The app he was promoting is called Momo, I had heard of it before, its a popular social networking app that’s kind of like a mix between Tinder and Facebook. When it first launched couple years ago the app was meant to be a platform for making new local friends and joining social groups in your area, but it quickly got a reputation for being the hook-up app of China, however since then the company has rebranded and is working hard to reverse this image by adding new features such as live video.
I had heard live video hosts could earn a lot of money, and the crafting business wasn’t really taking off, so I thought I might as well give it a try. The man who reached out to me was an agent who helps scout out hosts on other platforms and bring them to Momo. If I joined the platform through him (versus on my own) I would get benefits such as lower taxes on my earnings, notifications about competitions, and be promoted more easily on the front page. With the success I’d had so far on Meipai, I saw the potential of live video, and on Momo there were no other foreign hosts, so I thought I would have an advantage.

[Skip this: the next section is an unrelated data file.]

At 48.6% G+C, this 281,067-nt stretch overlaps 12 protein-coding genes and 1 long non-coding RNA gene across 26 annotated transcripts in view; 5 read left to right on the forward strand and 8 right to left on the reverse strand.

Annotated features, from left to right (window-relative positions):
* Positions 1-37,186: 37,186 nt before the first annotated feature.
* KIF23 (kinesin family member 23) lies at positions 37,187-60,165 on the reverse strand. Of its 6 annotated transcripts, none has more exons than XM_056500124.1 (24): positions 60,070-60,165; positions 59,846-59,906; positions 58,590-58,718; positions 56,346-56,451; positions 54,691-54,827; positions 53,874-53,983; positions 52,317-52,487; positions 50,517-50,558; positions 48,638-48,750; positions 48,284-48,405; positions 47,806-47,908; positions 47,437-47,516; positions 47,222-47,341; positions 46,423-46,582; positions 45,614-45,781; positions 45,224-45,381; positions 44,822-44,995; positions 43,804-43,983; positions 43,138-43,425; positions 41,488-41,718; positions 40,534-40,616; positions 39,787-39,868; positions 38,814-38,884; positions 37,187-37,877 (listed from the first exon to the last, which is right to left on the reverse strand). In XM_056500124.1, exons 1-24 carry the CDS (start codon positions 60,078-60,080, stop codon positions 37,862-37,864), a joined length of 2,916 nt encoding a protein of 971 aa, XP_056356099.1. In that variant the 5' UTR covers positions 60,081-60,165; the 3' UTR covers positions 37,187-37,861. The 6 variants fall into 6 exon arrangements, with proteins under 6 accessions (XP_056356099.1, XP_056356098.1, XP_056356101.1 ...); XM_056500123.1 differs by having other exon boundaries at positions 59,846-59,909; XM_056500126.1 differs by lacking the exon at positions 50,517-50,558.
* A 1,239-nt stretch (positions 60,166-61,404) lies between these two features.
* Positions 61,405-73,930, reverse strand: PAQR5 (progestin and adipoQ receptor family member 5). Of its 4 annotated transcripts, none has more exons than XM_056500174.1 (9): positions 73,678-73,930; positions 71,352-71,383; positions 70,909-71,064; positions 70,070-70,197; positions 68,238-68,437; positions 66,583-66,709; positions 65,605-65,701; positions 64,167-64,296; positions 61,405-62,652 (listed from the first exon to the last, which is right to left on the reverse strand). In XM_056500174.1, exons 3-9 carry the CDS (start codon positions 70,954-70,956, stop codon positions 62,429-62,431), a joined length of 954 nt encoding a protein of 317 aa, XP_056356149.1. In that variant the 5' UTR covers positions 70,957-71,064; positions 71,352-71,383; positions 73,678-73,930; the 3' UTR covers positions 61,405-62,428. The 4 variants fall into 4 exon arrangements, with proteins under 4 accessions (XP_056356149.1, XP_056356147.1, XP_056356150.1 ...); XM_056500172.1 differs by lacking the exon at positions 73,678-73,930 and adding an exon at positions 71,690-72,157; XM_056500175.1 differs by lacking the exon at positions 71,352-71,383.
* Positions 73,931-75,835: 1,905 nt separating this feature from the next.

When I first joined it was pretty slow going. For the first month I was only earning a tiny bit of money and usually had no more than 100-200 viewers at any given time. In May I traveled home to the U.S. and during that time only broadcasted a couple times due to slow Wi-Fi connection and lack of cell data. When I got back to China I was really busy and throughout June I was also very sporadic with my broadcasts.
But the agent wouldn’t give up on me. He kept reminding me that the key to growth on this platform is consistency and longer broadcasts. In July I decided to rededicate myself and began to host broadcasts regularly, aiming for about an hour a day. My follower numbers and viewers started growing steadily and near the end of July I had about 13,000 followers.
One day I got lucky and during my broadcast the app promoted me on the front page. This one opportunity was a blessing that has completely changed the projection of my growth. Once promoted to the front page I had a huge influx of viewers, and at one point more than 2000 people were watching my broadcast simultaneously!